Winter and snow days have consumed the family Facebook feeds – especially the pages of families with children under 10.
First it was the winter birthdays. The newly-minted seven-year-old in Missouri knew exactly how she wanted to spend her birthday money. She wanted make-up. She bought, she tried and her mom took pictures of a cutie with blue streaks of eye shadow drawing lines under her eyes and down her face.
“Well, my zombie is ready for school. Yes, you grandparents who sent her birthday money, she happily bought makeup with it. So, thanks?”
The two then had a lesson about make-up and a talk about the appropriateness of first graders wearing makeup to school.
The two-year-old took his birthday in stride. Cake, toys, time with mom and dad. Anything else is hard to schedule with the snow clouds hovereing over his day for the second year in a row.
Of course, the cold weather comes with the sniffles.
The four-year-old told his mom, “My throat hurts. That’s why my face is sad.”
She gave him a cough drop.
Ten minutes later he announced, “My throat is all healed, Mom.”
At his age his concerns include solving Superman’s problems. He held a plastic toy light saber and quite seriously asked, “Mom, how do you send toys into the television? Superman might need this.”
During this time of Lent, his serious thoughts included this comment, “Mom, Jesus dying on the cross is kind of sad. It’s kind of happy and kind of sad.”
This Missouri grandson wasn’t sad or happy, just confused when he heard that he shared a snow day with his Arkansas cousins. His wrote, “The kids were so confused that we couldn’t just come over and play since you’re obviously having a snow day like us.”
Snow days in Arkansas meant time for the little girls to do all the six large cardboard puzzles. The grandchildren proudly displayed their completed accomplishments as the five-year-old proudly announced, “Grandpa couldn’t even figure out this frog puzzle, Mom!” but she and her little sister had assembled it.
Snow days meant time to carefully, patiently try a new skill. When Momma pulled out fresh strawberries to make shortcake, the three-year-old, who has been practicing cutting with a butter knife, asked to use a real knife to cut the strawberries for shortcake. She promised her mother she would “be careful and not get bleeding.”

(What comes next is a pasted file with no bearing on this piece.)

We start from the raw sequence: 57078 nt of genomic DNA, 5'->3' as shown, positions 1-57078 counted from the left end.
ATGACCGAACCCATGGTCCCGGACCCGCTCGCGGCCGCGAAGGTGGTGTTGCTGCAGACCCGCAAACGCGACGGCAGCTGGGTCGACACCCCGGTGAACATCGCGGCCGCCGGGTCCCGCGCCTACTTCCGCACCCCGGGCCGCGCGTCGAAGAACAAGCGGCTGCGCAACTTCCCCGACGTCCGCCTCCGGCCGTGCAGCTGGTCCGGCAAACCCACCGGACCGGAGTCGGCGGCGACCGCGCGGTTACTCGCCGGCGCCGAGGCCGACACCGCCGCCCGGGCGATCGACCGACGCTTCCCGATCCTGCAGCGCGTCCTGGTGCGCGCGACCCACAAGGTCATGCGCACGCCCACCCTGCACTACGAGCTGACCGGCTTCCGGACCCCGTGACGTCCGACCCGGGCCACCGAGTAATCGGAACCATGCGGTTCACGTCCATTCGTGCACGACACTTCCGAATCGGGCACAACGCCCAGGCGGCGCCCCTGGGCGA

She neatly cut the strawberries and there was no bleeding.
By the third day of no school, Momma decided it was time to direct all that kid energy into cleaning the bedrooms. Shortly into the task, they began discovering lost toys and books.
“There is this crazy thing that happens when kids clean their rooms: They find things they’ve been missing. Amazing! Who would have guessed?” their mom posted.
The three-year-old had exclaimed, “Praise God, Mom! I couldn’t find that in forever!”
Her seven-year-old said, “Mom! I was reading that book and couldn’t find it!”
And the five-year-old was startled to realize, “Oh, we have three of these?”
A friend responded, “I cannot believe your house is getting clean. Mine is just getting dirtier by the minute. It still looks like winter vomited in my entry way: The boots. The gloves. The jackets. The grass, etc. And then the salty dog footprints everywhere; it goes on and on.”
My daughter assured her, “We have that, too. We just did the kids’ rooms. I had a crazy moment and then bribery. Plus once they started to find some things, that helped. I was helping them, too. It never works if I tell them to clean their rooms and I walk away!”
The snows of winter finally melted and life returned to normal, including some time at the bouncey house for the three-year-old who suffered a fluke accident. She snagged her tooth on a rope. That pulled it out roots and all.
She cried for about five minutes. Her five-year-old sister cried for about an hour; not in empathy for her sister but out of pure jealousy because everyone has lost a tooth but her. She wants to have lost a tooth. Her mother said that nothing would console the fierce jealousy and longing to have the same experience.
The jealousy factor flipped a couple of days later when all three children had to go in for eye exams. The three-year-old’s eyes are just fine. She does not need glasses.
“But she REALLY wants glasses like her sister, brother and mom,” her mom wrote. She was just as inconsolable as her sister had been about the lost tooth.
And that’s life in this winter in the mommy world of single-digit-aged children.
(Joan Hershberger is a staff writer for the News-Times. Email her at firstname.lastname@example.org.)